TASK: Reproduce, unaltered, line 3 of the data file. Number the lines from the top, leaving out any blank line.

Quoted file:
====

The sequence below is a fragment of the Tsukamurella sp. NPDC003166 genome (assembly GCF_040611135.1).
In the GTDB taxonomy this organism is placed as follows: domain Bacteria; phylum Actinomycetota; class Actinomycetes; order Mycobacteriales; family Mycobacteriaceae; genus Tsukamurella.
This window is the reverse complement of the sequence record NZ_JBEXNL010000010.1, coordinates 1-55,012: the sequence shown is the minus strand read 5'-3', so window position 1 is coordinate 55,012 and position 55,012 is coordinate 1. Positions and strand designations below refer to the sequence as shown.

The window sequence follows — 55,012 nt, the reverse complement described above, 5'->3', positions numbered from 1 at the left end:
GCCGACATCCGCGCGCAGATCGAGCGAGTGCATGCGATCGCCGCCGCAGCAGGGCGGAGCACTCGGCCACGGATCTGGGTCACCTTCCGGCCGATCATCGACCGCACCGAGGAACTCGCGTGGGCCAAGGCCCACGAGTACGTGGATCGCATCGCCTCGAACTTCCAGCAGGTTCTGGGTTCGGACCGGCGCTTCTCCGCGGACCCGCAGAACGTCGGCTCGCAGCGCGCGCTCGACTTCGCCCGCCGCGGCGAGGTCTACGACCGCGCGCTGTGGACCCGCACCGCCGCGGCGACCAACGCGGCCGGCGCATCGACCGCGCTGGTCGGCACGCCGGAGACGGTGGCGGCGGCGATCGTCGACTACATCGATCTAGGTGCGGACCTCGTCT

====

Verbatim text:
This window is the reverse complement of the sequence record NZ_JBEXNL010000010.1, coordinates 1-55,012: the sequence shown is the minus strand read 5'-3', so window position 1 is coordinate 55,012 and position 55,012 is coordinate 1. Positions and strand designations below refer to the sequence as shown.